Thursday, October 18, 2012

Awareness.



I remember it like it was yesterday. I had just pulled into a parking space at Target when my phone rang and seeing the picture of Ebony flash across the screen. Fumbling around in my purse to get my earjack in because whenever our "yes-it's-a-good-time" windows aligned, I knew I needed to get comfortable. I reclined my seat and turned off the ignition. Target would have to wait.

"What's up with you?" she asked. I've always loved Ebony's subtle Southern twang. Born and raised in Birmingham, Alabama that was ingrained in her, but even though she was definitely a country girl, we always knew she was more than just a little bit rock and roll.

"Nada. Much of the same. What's up with, you?" I put emphasis on you because I've always found Eb's day to day adventures far more interesting than my own. I smiled in preparation for what I knew would be a funny story.

I've known Ebony since we were in college. When she was a freshman and I was a junior, we lived in the same dorm. Later we pledged into the same sorority, and remained close friends ever since. I will never forget the summer that I went to medical school in Nashville, Tennessee. I didn't know a soul there and I was very anxious about all of it. Ebony was doing a summer internship in Indiana, but on several of her weekends off she'd hear the lonely sound in my voice and come to my rescue. Before I could even hang up the phone she'd be on her way throwing coins into tollbooths until she reached my apartment. I never forgot that.

If you know her like I do, you'd know why I was so happy to see her. Ebony is just one of those naturally entertaining people. Perfect comic timing, impeccable taste in most things and the kind of dancer that makes everyone around lose rhythm from watching her. That same energy has kept her firmly in the short list of my most favorite people of all. And even though we've grown older and we don't get to talk every day, our friendship has remained steadfast and true.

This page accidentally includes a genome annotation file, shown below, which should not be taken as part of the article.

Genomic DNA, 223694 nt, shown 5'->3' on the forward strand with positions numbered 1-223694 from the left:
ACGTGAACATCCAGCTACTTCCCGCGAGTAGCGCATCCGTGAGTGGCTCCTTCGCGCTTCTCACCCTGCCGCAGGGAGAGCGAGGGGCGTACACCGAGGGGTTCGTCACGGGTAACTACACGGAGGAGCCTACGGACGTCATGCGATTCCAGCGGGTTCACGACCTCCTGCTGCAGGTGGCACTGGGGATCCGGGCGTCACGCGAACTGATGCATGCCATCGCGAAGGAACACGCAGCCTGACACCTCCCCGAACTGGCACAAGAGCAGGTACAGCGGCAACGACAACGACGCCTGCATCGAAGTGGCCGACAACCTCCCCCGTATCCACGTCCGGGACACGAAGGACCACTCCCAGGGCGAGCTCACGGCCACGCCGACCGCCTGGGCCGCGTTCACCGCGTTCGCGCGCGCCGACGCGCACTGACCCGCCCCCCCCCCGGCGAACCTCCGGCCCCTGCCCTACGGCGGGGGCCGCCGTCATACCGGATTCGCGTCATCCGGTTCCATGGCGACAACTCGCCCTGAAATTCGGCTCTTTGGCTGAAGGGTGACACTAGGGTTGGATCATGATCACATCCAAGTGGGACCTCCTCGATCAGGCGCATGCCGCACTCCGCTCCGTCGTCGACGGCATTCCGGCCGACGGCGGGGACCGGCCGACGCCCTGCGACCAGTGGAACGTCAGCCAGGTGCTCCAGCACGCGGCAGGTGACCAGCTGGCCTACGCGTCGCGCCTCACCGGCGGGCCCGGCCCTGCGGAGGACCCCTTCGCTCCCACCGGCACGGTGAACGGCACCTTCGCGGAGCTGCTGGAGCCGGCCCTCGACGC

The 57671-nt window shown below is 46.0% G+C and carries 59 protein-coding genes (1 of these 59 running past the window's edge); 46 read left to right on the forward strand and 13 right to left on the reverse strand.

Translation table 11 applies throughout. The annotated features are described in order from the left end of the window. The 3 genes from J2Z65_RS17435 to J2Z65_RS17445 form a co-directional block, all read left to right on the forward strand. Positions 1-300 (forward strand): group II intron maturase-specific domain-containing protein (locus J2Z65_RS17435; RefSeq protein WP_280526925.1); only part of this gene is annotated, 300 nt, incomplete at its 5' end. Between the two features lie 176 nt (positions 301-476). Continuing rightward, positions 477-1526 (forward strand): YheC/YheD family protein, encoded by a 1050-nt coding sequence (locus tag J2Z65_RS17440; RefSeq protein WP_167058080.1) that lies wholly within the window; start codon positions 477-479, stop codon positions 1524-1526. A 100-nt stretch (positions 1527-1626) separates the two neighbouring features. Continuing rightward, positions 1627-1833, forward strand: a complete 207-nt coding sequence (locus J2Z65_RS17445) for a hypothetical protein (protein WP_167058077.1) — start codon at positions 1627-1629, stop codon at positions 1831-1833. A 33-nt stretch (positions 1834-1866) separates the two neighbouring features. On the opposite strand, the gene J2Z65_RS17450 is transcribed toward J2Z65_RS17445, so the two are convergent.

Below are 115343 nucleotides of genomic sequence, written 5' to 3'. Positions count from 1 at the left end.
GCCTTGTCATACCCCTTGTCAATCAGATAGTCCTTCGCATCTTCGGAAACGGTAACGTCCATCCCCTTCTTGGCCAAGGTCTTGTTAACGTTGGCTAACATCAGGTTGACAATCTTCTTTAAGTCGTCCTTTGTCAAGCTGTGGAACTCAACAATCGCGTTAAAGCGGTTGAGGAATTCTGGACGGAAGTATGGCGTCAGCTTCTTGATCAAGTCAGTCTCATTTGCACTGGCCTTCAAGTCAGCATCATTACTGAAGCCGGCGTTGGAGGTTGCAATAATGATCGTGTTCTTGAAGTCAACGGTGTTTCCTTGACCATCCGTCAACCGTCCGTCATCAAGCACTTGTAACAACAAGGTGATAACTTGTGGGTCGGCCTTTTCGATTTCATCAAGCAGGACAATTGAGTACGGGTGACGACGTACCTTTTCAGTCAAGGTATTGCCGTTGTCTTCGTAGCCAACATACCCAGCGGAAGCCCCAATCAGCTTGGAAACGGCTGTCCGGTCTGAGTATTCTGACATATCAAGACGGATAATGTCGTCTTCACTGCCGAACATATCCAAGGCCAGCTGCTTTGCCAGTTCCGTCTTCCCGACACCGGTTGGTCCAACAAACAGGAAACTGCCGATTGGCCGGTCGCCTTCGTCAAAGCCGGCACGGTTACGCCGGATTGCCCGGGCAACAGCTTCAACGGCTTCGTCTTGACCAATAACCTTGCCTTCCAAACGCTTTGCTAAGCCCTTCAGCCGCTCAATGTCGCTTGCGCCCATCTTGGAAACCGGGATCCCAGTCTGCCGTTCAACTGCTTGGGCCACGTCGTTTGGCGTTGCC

"What's up with me? Hmmm. Let's see. . . .well. . . .yeah, so I felt this lump in my breast when I got out of the shower a couple of weeks back. So girl, I went ahead and got it checked out."

"Uhh, okay."

"Yeah, girl. You know my sister was on my back so I went on in to get seen about."

"Good. So you cool?" And know that I asked that in the most rhetorical way ever. Where you fully assume that you know the answer and you prepare to move on.

"I have breast cancer."

Wait, huh? I tried to say something but nothing came out.

"Yeah, girl. I have breast cancer. But I'm okay."

"What?"

"I'm going to have to have chemo and get a mastectomy."

"What? What are you saying? What do you mean?"

"I mean I have breast cancer, Kim."

And right then and there in that Target parking lot, I wept into the phone as she told me the rest of the details. Her voice was stoic and brave. And I'm glad it was because that was probably the only thing that reassured me that she'd be okay.

And she was. And she is. And I'm glad.